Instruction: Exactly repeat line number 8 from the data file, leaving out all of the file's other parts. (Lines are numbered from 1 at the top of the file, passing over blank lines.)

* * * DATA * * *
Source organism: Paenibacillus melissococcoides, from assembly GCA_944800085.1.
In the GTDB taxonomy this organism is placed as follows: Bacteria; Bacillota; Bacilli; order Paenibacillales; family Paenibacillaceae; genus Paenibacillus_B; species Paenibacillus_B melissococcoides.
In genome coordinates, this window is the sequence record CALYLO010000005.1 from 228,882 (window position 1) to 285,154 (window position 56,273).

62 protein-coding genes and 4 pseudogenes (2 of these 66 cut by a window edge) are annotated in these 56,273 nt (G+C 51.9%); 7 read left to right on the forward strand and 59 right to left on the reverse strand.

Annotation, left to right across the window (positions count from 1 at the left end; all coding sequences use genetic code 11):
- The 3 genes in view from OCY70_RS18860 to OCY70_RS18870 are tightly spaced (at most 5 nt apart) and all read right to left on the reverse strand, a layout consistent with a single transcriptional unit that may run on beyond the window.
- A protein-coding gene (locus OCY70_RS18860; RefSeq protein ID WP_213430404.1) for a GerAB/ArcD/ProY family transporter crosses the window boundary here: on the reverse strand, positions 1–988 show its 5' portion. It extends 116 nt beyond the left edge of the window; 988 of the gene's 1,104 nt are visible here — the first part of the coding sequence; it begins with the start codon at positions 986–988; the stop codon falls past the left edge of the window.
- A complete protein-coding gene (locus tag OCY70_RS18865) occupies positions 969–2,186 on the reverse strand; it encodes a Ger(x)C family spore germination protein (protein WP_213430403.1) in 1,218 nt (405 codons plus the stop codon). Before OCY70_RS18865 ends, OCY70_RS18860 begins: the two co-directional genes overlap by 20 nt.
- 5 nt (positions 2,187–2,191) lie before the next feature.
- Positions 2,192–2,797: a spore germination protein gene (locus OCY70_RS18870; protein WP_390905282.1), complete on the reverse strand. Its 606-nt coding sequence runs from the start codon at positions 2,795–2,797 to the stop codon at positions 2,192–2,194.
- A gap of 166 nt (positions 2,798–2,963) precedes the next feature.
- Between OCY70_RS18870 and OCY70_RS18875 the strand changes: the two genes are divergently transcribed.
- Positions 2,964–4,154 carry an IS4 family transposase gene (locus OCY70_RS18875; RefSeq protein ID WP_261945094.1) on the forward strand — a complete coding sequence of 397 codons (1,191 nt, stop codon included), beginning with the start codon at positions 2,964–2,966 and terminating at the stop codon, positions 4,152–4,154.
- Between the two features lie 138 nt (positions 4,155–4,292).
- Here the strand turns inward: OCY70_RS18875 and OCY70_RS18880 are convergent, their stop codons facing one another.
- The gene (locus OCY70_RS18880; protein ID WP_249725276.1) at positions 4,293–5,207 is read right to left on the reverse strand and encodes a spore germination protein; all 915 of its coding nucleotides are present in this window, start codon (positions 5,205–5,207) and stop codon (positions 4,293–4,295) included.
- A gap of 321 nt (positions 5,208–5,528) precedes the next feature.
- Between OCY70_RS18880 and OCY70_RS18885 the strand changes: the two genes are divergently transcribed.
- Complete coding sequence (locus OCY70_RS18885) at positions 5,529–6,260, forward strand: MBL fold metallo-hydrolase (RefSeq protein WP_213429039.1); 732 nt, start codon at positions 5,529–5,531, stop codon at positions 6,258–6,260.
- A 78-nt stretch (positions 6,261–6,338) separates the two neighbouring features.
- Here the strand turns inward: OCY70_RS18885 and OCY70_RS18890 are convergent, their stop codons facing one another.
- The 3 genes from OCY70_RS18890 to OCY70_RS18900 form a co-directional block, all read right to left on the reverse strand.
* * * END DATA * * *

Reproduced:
- A complete protein-coding gene (locus tag OCY70_RS18865) occupies positions 969–2,186 on the reverse strand; it encodes a Ger(x)C family spore germination protein (protein WP_213430403.1) in 1,218 nt (405 codons plus the stop codon). Before OCY70_RS18865 ends, OCY70_RS18860 begins: the two co-directional genes overlap by 20 nt.